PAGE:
PORT WASHINGTON (WITI) -- Breathing is perhaps the most important skill in any fire rescue effort because fire victims are often overcome by smoke and carbon monoxide, according to experts.
“The faster we run out of air, the less time we have to go and save somebody or put out a fire,” said Jennifer Edminster, a firefighter in Port Washington.
For firefighters, managing the air in their tanks can be the difference between life and death. Fire departments regularly conduct drills to work on safety skills. But in Port Washington, the department put a new twist on the drill -- dodgeball.
The department gathered one cold night in March, wearing full gear. Divided into two teams, the firefighters hurled purple, green, and yellow sponge balls at each other, working up a sweat and working on breathing techniques.
“The goal is to move around, bend over, be active, do different things we're not lifting anything heavy like we would on a fire, but we're still moving and moving around a little bit faster," said Eric Hill, a 40-year-old firefighter
All of the sliding, running, bending, crawling, throwing and dodging is part of a drill designed to make these firefighters aware of air.
Many of them say the most important piece of equipment to health and safety of a firefighter is the "self-contained breathing apparatus," referred to as an SCBA, for short. It's like scuba without the underwater part.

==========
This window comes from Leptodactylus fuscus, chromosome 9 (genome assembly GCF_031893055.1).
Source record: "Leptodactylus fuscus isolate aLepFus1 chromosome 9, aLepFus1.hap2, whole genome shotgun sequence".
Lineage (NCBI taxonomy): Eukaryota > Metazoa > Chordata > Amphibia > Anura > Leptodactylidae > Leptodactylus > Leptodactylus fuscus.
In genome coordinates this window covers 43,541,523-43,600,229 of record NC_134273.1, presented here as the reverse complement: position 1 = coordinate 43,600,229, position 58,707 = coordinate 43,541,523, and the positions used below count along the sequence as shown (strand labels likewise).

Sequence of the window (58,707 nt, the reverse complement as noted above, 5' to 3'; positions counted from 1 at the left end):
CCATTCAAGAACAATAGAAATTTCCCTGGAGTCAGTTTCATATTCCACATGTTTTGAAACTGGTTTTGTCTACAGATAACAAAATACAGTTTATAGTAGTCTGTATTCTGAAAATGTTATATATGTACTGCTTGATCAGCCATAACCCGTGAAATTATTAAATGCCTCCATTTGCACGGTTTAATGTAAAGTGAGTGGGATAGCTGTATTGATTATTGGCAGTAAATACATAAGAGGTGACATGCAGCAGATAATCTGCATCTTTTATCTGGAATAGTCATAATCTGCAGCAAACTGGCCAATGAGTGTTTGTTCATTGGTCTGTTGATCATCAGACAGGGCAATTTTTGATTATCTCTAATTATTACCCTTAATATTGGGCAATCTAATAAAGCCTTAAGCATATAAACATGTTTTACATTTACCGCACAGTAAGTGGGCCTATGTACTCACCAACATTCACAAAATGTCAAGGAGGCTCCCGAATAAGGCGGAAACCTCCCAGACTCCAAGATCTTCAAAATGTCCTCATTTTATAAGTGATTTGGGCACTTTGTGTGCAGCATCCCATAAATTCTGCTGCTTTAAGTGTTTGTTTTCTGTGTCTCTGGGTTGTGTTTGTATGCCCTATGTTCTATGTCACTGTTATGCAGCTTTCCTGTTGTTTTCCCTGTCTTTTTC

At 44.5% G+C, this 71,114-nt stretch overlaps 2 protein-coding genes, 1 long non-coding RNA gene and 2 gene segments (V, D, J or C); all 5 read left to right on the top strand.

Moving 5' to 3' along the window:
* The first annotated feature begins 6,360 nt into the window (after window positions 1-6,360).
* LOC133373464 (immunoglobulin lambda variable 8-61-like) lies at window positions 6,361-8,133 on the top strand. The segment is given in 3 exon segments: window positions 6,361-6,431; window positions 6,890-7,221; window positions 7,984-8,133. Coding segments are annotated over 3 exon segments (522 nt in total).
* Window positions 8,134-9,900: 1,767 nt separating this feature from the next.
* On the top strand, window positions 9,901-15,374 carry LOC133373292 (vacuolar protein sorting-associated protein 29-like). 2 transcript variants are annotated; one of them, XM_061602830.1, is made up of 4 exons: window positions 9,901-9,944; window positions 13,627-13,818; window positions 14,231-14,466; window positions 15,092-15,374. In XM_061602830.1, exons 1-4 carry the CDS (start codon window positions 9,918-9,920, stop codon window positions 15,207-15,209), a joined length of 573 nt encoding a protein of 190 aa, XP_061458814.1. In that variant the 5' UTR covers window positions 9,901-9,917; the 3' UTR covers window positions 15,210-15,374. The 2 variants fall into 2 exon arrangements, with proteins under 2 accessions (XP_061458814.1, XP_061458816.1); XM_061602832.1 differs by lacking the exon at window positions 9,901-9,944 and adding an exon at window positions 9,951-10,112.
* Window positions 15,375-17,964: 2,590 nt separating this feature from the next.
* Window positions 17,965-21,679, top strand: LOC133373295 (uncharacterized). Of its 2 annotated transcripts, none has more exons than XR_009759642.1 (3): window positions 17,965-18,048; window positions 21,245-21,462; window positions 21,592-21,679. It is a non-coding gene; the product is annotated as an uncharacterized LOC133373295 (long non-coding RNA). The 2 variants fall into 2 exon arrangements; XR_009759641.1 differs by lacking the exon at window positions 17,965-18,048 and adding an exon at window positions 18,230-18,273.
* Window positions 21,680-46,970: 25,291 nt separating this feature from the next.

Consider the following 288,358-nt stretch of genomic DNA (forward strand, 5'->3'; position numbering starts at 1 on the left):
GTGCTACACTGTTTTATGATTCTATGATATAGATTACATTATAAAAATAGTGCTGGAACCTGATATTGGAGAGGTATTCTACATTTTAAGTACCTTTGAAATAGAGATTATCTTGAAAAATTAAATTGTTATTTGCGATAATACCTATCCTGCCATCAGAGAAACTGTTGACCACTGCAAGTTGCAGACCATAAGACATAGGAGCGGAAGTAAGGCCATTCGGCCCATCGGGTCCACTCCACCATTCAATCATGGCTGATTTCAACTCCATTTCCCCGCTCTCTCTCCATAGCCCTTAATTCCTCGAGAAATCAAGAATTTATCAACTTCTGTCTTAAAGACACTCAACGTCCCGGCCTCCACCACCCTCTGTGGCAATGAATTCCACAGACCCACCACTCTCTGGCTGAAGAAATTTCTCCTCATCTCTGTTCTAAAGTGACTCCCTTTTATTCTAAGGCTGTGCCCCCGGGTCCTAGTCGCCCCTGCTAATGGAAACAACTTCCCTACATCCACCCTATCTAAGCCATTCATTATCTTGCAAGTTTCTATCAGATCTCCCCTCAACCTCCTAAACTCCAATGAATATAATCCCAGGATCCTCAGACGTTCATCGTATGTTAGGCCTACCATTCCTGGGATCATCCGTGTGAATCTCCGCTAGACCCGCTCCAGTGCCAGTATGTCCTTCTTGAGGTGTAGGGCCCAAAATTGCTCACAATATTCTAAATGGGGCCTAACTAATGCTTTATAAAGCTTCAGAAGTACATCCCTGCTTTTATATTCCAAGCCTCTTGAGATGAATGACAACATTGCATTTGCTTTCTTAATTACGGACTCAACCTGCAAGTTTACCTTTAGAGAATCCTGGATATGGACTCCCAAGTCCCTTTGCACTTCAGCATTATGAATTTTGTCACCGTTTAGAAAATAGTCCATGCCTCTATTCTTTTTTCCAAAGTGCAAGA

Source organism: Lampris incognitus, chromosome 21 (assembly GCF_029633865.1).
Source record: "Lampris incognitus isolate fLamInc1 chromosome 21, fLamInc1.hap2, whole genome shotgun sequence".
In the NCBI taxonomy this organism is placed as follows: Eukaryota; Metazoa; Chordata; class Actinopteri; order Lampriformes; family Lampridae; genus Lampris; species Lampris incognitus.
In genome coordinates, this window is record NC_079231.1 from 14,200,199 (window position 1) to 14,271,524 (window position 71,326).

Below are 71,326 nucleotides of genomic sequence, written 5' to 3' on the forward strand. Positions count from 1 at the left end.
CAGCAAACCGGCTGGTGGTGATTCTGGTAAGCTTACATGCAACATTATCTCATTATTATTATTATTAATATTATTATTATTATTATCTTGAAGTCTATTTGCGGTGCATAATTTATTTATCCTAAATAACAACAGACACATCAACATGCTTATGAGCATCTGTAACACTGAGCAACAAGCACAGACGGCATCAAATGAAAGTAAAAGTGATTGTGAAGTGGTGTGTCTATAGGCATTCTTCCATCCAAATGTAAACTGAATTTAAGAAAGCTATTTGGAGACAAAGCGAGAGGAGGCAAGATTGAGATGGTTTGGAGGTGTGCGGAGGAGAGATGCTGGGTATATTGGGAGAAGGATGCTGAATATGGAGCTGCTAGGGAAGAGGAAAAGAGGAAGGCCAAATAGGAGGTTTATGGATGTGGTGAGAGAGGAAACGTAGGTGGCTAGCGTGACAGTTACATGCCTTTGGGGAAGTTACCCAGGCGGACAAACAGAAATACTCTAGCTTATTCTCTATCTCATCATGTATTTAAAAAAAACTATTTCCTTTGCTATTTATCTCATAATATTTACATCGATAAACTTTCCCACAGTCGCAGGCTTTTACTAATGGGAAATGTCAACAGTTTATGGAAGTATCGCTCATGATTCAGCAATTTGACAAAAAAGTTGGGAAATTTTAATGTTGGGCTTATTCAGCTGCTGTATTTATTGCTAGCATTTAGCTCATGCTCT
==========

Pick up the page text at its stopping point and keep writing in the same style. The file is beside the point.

“The whole goal tonight is to see how long you can last while wearing an SCBA while doing strenuous activities,” said Brandon Gregozeski, who was running the drill for the department.
Knowing how much time you have before that moment comes is critical. They're getting used to paying attention to the air pressure gauge while facing all kinds of distractions. The gauge has various stages of alarm, "It also warns them when their air pressure is getting down and they can exit the structure," said Gregozeski
The firefighters hear a bell when the tank is almost empty, so there's only about enough time to get out of a burning building.
“There are situations where you have a lost firefighter or a firefighter down or something,” said Hill. “If that person can control their breathing a lot better it takes that much longer for someone to be able to get to them.”
“You can definitely deplete a bottle a lot faster than 30 minutes,” said Gregozeski.
“It's not one person on a fire,” Hill said. “It's two or three people on a fire. There's always somebody there with you. To watch out for you and watch your back. With dodgeball you've got your team with you and watch everybody at the same time, it's a different concept. Fighting fire is a bit more focused, where this is kind of random and try to stay in the game as long as you can."